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This trucker knows scales
OOIDA member wrangles rattlers regularly

By Land Line staff

You can’t be a trucker for very long without becoming familiar with scales - especially a bulk hauler like OOIDA member Ken Becker.

Becker has been trucking since 1974. The bulk hauler out of Montgomery, TX, hauls everything from bulk feed and seed to construction materials during the week. And much like any other trucker, he spends a fair amount of that time behind the wheel at the scales.

But his close proximity to scales doesn’t stop in his off time. Becker deals with a lot of scales, whether he’s on Line 3 or Line 1 - it’s just that the scales in his Line 1 hours come with rattles attached.

Becker’s boyhood hometown of Okeene, OK, is home to the country’s oldest rattlesnake roundup, which celebrated its 65th year this summer. The trucker has been actively involved in the roundup for the past 20 years. But his love for rattlesnake hunting started long before that.

Becker was in his early teens when he was invited to go on his first snake hunt.

“I was really excited about that,” he said.

Rookies are teamed up with seasoned hunters on the first few outings. And the routine includes an initiation of sorts.

“Went to the gyp hills south of Okeene,” Becker said. “I didn’t have a catcher or anything, so all I did was help hold the sack and carry the sack.

“Somebody’s got to do it,” he said with a laugh, “and that’s the newbie’s job.”

“I was about 15 when I got to go hunting for the first time there in Okeene, OK, where I was born and raised. Shoot, it just stuck with me like a lot of youngsters in that area. I’ve just pursued it ever since then.”

Becker was hooked. He saved up his money and bought a snake catcher - a three-to-four-foot long pincher device designed to aid in the capture of rattlesnakes - and hooked up with people who had been hunting rattlers for many years.

While some might wonder exactly what draws Becker to hunting rattlers, the answer is simple: exhilaration.

Walking through the rocks and grass of the Oklahoma prairies around the gypsum rock formations on the hunt for the sometimes more than 6-foot-long rattlesnakes gets the blood pumping.

“You round the corner and there lays a big ol’ rattlesnake sunning on a gyp rock out there in the gyp hills,” Becker said. “It’s exhilarating when you get one caught and sacked up. But there could be several other snakes around - and after you catch one you hear the buzzing all around you.”

The rattlesnake hunts usually involve a group of people heading out to the gypsum rock formations west of Okeene, Becker said.

“We’ll climb to the rock ridge. We’ll have someone on top of the rock ridge looking down, then we’ll have someone walkin’ the sides of the hill looking up,” Becker said.

The time of day and the heat of the day will determine where the group will hunt. For example, earlier in the year hunters will head out in the afternoon when the sun is hitting to catch the snakes sunning.

Despite the fact that the excitement of the hunt produces a rush of adrenaline, the reality of venom - poison - does not go unrecognized by Becker.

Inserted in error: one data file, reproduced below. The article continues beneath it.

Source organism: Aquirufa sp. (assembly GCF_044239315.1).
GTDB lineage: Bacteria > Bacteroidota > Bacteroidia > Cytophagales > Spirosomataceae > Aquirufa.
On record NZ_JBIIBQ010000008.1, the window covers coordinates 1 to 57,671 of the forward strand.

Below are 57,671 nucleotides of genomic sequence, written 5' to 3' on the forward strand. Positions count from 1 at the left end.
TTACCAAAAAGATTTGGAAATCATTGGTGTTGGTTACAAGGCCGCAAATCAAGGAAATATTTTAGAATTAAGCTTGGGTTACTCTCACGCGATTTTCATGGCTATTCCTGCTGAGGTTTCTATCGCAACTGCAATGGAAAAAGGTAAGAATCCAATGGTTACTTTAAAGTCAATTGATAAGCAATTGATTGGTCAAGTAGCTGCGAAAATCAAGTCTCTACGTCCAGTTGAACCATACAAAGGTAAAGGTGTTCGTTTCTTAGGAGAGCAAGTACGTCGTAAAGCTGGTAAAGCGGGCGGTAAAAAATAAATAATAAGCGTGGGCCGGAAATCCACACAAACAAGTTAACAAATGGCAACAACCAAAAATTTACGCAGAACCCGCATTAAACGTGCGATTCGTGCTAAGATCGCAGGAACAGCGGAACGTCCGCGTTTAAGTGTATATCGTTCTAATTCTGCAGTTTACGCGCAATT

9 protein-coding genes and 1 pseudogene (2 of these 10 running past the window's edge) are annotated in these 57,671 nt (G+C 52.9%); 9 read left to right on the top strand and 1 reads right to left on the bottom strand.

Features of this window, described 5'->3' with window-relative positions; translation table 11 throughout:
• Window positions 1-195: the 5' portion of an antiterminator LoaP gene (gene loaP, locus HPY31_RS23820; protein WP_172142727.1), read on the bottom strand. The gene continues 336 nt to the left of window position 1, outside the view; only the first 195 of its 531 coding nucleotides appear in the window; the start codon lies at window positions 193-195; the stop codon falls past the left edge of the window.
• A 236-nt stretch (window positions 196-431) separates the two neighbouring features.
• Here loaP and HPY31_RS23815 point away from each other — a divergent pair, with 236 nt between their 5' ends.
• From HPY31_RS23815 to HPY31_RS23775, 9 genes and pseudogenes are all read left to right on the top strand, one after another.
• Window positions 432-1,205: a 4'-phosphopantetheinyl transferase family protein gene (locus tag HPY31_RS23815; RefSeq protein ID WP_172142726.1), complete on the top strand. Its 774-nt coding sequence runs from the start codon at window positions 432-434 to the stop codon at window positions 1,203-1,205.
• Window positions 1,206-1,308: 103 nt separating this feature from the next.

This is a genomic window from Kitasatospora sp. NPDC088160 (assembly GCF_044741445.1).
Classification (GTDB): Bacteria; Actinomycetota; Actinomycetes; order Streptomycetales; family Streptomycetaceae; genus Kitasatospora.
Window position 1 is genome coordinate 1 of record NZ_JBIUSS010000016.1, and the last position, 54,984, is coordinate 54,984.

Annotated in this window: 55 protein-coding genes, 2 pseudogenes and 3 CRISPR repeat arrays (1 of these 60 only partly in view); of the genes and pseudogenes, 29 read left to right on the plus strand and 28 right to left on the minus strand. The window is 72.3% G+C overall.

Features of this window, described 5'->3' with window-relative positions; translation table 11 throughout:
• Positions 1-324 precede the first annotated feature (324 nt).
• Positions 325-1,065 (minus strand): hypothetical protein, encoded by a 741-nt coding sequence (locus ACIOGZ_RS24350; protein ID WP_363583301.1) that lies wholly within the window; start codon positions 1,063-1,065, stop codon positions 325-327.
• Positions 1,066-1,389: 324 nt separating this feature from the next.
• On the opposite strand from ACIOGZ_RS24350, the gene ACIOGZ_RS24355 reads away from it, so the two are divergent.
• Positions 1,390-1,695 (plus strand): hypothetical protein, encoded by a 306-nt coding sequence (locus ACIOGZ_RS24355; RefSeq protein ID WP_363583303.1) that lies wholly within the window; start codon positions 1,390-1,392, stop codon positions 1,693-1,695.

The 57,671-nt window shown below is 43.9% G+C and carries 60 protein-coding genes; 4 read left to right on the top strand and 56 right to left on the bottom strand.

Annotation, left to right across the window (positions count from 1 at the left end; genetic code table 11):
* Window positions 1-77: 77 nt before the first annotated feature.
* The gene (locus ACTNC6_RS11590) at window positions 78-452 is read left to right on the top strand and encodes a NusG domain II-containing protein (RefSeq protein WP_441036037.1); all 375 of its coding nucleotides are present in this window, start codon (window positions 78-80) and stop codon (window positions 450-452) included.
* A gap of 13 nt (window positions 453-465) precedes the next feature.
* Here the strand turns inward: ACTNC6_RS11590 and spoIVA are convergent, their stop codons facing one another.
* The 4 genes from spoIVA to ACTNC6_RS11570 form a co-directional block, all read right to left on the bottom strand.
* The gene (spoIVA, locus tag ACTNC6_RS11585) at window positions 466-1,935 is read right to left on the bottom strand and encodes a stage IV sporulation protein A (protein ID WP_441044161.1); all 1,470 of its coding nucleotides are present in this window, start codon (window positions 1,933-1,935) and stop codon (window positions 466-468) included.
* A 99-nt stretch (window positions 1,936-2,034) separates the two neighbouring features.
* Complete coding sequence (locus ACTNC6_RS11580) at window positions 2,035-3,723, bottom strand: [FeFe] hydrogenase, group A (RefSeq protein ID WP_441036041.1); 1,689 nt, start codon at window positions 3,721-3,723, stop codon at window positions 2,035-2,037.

“Yeah it’s dangerous,” Becker said. “Any snake can bite you, and in the case of the rattlesnake - they are venomous. And you don’t know how allergic you are to rattlesnake venom until you get bit - so I’d prefer I don’t ever get bit.”

Becker went on to say he has not been bitten, but that’s not the case with everyone who participates in roundups.

“I don’t play with them (snakes) like those guys who have been bit,” he said.

And play with them they do.

Many of the rattlesnake roundups, including the Okeene Rattlesnake Round-Up, have a bin of snakes where “snake handlers” show off for the crowds. Okeene calls it the “Den of Death.”

Handlers will walk among the loose snakes and - as the name implies - handle the snakes, putting them through the paces for the onlookers.

The average rattlesnake roundup in Okeene collects anywhere from 300 to 1,000 pounds of snakes. Snakes less than 30 inches long must be released, according to Becker, to allow them to stay out there to feed, grow and reproduce.

The average length rounded up locally at the Okeene hunt is somewhere between 30 and 40 inches. But this year’s winning snake topped out at 72 inches.

The Okeene Rattlesnake Round-Up boasts a professional division where any rattler can be entered. The biggest snake caught was in the pro division and came in at 84 inches - that’s 7 feet long. This year’s winning snake in the pro division was 81 inches long.

Becker’s personal goal has been to catch a snake that is 72 inches long - and it will go up on his wall. To date, his biggest catch has measured at 60 inches.

Each spring, Becker finds himself busy helping to plan and set up the Okeene Rattlesnake Round-Up. The community-wide event sports everything from carnival rides to rattlesnake dinners. And if you’re looking for souvenirs, you can find everything from belts and boots to snakeskin key fobs.

When not helping plan and set up the annual spring event in Okeene, Becker does try to hunt any chance he gets when he’s out on the road, and he might not be too hard to spot because there probably won’t be too many other people around.

“I’ll see a sign saying to watch for rattlesnakes and I head out,” Becker said.

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